Hi Kellie, thanks so much for taking the time to speak with us about your eco-conscious work!
To start, please could you tell us a little bit about your personal history that led you to start making art? How did you learn how to paint?
I have been creating art for as long as I can remember. As soon as I started high school, my art teachers helped me to refine my skills. My medium of choice at the time was graphite and charcoal, with a little dabble into painting here and there. Once I graduated from school and had more time on my hands, I started to paint more and developed a love for the medium. I painted a gorilla from a nature book I had laying around and surprised myself with the detail I achieved! This painting hangs proudly and constantly inspires me to create new work.
I studied at the University of South Australia, and graduated in early 2018 with a Bachelor of Visual Arts, specialising in painting. While studying at university I experimented with new mediums and discovered oil paints, which is now my medium of choice. University didn't exactly teach me how to paint, as my painting skills had already developed during my gap year, however, I did learn new approaches to creating art that I never would have thought of otherwise.
What is your biggest inspiration for your art?
Simple answer, nature and animals. I've always loved animals, and naturally this love has constantly inspired my art. I drew a lot of tigers during school, but in more recent years I have focused on Native Australian Fauna and marine life. One of my hobbies is rock climbing/bouldering - this sport takes me all over the country looking for new rocks to climb. Being constantly outside has given me a huge appreciation for the environment, and heavily influenced the direction my art has taken.
When did you first realize that you wanted to address environmental issues in your art?
There was an assignment in my second year at university, where we had to create work that focused on the material, rather than the imagery. For this project, I painted sea life on plastic bags, to highlight the plastic pollution in the ocean. I was starting to become more aware of the impact that humans have on the environment and after further research for the project, I made drastic changes in my everyday life. I have been striving for a zero waste lifestyle since then, and incorporating these values into my artwork.
Why were you drawn to trying Natural Earth Paints in some areas of your practice?
Despite my love for oil paints, the brands I used contradicted my lifestyle values. I went on the search to find something that didn't impact the environment, and that's when I stumbled upon Natural Earth Paints. I've been using these paints for a couple years now! I still have a ton of watercolours to use up, but will hopefully make my own NEP watercolours in the future.
We really admire your quest to go zero-waste. How has striving for a greener lifestyle impacted the art supplies you use in your practice now?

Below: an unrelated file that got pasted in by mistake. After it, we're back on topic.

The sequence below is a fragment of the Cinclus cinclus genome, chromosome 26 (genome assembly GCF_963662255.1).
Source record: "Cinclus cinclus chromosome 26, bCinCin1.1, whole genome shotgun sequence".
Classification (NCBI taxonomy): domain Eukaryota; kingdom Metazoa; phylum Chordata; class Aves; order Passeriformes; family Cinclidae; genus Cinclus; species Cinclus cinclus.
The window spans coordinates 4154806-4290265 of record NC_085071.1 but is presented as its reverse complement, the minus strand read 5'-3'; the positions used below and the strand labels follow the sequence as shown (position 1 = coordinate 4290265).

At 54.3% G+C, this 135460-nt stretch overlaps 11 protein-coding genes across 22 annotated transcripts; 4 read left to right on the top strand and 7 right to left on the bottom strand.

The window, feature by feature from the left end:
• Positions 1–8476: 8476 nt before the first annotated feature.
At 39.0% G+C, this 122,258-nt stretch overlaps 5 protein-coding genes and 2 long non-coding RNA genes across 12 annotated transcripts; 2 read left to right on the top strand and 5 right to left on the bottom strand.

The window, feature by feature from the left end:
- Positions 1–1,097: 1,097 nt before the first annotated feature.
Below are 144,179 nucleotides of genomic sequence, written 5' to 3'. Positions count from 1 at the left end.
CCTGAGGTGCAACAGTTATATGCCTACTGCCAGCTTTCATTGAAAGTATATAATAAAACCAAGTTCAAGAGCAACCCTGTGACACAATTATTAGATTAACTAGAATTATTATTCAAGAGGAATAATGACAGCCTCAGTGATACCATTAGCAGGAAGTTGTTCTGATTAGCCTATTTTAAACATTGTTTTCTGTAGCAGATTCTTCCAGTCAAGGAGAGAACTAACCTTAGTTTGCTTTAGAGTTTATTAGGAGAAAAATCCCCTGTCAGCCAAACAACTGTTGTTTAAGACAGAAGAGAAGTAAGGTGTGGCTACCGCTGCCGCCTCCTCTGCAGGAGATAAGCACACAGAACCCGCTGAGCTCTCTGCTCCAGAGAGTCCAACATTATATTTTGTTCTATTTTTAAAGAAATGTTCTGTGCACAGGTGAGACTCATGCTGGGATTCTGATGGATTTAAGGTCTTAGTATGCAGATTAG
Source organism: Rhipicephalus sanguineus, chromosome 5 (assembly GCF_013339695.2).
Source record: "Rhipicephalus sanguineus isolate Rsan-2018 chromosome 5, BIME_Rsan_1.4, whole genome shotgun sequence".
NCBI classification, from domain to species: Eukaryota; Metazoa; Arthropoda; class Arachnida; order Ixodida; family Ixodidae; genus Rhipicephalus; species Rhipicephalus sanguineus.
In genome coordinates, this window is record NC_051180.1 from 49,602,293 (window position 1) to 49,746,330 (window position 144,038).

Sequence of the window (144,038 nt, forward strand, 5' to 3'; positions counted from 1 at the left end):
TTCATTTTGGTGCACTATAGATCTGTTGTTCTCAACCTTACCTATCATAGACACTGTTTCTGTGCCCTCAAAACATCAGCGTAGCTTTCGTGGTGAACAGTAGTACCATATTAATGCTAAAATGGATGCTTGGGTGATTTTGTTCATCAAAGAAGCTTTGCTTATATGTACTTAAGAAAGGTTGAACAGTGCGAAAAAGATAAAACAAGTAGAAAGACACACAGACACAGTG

As tempting as it is when walking past art stores, I use what I have first. I have a huge collection of watercolour paper from over the years to use up, but once that's gone, I will be on the search for a good quality recycled paper. I also have a few sheets left of PastelMat paper but have found an australian company who create recycled art pads (brown paper) which will be perfect for my pastel drawings. As for my oil paintings, I no longer buy canvas. My material of choice is wooden panels from discarded pallets. I really love the imperfections of the material and often leave the wood show through in the background. Finding the right material is half of the fun. Whenever I'm at bunnings, I rummage through their off cuts to see if there is anything suitable. I use marketplace (on Facebook) and GumTree to find free or cheap pallets to pull apart. I'm also in the process of creating my own "canvas" from up-cycling plastic bags.
Do you have any tips for artists who want to start to live greener or foster dialogue around sustainability and environmental issues in their art? What made this process easier for you, and what has kept you motivated?
Change is always easier when you take it one step at a time. Small changes, such as refusing a straw or only using reusables for take away food/coffee, can make a drastic impact. I think if you're passionate enough about something, that will be your motivation.
My favourite quote, " We don't need a handful of people doing zero waste perfectly. We need millions of people doing it imperfectly."
Where can our audience view and purchase your art?
For any Adelaide locals (South Australia), you can view and purchase from our collective makers store "OmMade Meet the Maker" at either the Adelaide Central Markets or Westfield Marion. (There are also 17 other local and handmade businesses at these stores too).